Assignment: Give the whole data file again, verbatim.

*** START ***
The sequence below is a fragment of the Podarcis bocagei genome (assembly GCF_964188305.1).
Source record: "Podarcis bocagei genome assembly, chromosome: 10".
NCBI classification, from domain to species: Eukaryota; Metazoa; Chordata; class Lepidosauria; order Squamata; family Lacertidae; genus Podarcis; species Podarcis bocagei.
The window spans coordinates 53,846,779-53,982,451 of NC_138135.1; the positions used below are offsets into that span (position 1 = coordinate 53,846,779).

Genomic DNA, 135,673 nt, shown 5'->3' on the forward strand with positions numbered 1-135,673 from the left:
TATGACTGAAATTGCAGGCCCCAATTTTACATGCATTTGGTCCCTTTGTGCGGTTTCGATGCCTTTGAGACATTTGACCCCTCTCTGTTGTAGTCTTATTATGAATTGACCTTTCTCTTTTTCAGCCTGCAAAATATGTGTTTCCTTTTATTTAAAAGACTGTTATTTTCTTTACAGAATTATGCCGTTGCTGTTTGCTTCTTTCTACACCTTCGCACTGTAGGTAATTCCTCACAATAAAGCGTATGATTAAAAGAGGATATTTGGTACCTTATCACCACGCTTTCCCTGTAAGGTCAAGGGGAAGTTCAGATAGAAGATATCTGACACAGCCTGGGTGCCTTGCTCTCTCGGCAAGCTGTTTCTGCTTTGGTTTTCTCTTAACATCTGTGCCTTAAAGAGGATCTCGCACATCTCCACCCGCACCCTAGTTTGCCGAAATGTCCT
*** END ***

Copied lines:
The sequence below is a fragment of the Podarcis bocagei genome (assembly GCF_964188305.1).
Source record: "Podarcis bocagei genome assembly, chromosome: 10".
NCBI classification, from domain to species: Eukaryota; Metazoa; Chordata; class Lepidosauria; order Squamata; family Lacertidae; genus Podarcis; species Podarcis bocagei.
The window spans coordinates 53,846,779-53,982,451 of NC_138135.1; the positions used below are offsets into that span (position 1 = coordinate 53,846,779).

Genomic DNA, 135,673 nt, shown 5'->3' on the forward strand with positions numbered 1-135,673 from the left:
TATGACTGAAATTGCAGGCCCCAATTTTACATGCATTTGGTCCCTTTGTGCGGTTTCGATGCCTTTGAGACATTTGACCCCTCTCTGTTGTAGTCTTATTATGAATTGACCTTTCTCTTTTTCAGCCTGCAAAATATGTGTTTCCTTTTATTTAAAAGACTGTTATTTTCTTTACAGAATTATGCCGTTGCTGTTTGCTTCTTTCTACACCTTCGCACTGTAGGTAATTCCTCACAATAAAGCGTATGATTAAAAGAGGATATTTGGTACCTTATCACCACGCTTTCCCTGTAAGGTCAAGGGGAAGTTCAGATAGAAGATATCTGACACAGCCTGGGTGCCTTGCTCTCTCGGCAAGCTGTTTCTGCTTTGGTTTTCTCTTAACATCTGTGCCTTAAAGAGGATCTCGCACATCTCCACCCGCACCCTAGTTTGCCGAAATGTCCT